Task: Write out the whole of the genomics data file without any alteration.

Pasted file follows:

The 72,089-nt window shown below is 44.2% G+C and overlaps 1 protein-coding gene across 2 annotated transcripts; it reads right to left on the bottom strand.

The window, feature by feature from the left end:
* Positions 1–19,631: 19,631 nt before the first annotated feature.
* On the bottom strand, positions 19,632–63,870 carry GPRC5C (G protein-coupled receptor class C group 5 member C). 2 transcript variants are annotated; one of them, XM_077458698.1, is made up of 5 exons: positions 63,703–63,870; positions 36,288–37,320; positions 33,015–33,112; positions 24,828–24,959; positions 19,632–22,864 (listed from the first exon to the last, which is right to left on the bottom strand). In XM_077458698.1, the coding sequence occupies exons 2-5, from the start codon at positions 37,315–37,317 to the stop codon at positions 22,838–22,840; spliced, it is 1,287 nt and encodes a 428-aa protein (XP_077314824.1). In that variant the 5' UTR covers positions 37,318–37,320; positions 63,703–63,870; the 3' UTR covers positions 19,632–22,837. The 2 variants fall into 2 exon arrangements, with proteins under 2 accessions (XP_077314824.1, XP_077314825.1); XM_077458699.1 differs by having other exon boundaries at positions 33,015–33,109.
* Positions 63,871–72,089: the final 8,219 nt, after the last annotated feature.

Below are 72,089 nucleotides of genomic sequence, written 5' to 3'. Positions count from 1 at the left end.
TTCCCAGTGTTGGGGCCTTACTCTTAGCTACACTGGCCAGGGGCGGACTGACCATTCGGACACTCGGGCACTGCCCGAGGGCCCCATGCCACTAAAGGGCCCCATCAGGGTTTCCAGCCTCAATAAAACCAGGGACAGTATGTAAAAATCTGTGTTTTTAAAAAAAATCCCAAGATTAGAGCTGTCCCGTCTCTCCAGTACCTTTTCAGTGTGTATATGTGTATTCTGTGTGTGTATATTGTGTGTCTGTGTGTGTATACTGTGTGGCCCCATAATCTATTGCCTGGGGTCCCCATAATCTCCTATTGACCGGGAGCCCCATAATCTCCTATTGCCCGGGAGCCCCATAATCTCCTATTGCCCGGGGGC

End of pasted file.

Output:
The 72,089-nt window shown below is 44.2% G+C and overlaps 1 protein-coding gene across 2 annotated transcripts; it reads right to left on the bottom strand.

The window, feature by feature from the left end:
* Positions 1–19,631: 19,631 nt before the first annotated feature.
* On the bottom strand, positions 19,632–63,870 carry GPRC5C (G protein-coupled receptor class C group 5 member C). 2 transcript variants are annotated; one of them, XM_077458698.1, is made up of 5 exons: positions 63,703–63,870; positions 36,288–37,320; positions 33,015–33,112; positions 24,828–24,959; positions 19,632–22,864 (listed from the first exon to the last, which is right to left on the bottom strand). In XM_077458698.1, the coding sequence occupies exons 2-5, from the start codon at positions 37,315–37,317 to the stop codon at positions 22,838–22,840; spliced, it is 1,287 nt and encodes a 428-aa protein (XP_077314824.1). In that variant the 5' UTR covers positions 37,318–37,320; positions 63,703–63,870; the 3' UTR covers positions 19,632–22,837. The 2 variants fall into 2 exon arrangements, with proteins under 2 accessions (XP_077314824.1, XP_077314825.1); XM_077458699.1 differs by having other exon boundaries at positions 33,015–33,109.
* Positions 63,871–72,089: the final 8,219 nt, after the last annotated feature.

Below are 72,089 nucleotides of genomic sequence, written 5' to 3'. Positions count from 1 at the left end.
TTCCCAGTGTTGGGGCCTTACTCTTAGCTACACTGGCCAGGGGCGGACTGACCATTCGGACACTCGGGCACTGCCCGAGGGCCCCATGCCACTAAAGGGCCCCATCAGGGTTTCCAGCCTCAATAAAACCAGGGACAGTATGTAAAAATCTGTGTTTTTAAAAAAAATCCCAAGATTAGAGCTGTCCCGTCTCTCCAGTACCTTTTCAGTGTGTATATGTGTATTCTGTGTGTGTATATTGTGTGTCTGTGTGTGTATACTGTGTGGCCCCATAATCTATTGCCTGGGGTCCCCATAATCTCCTATTGACCGGGAGCCCCATAATCTCCTATTGCCCGGGAGCCCCATAATCTCCTATTGCCCGGGGGC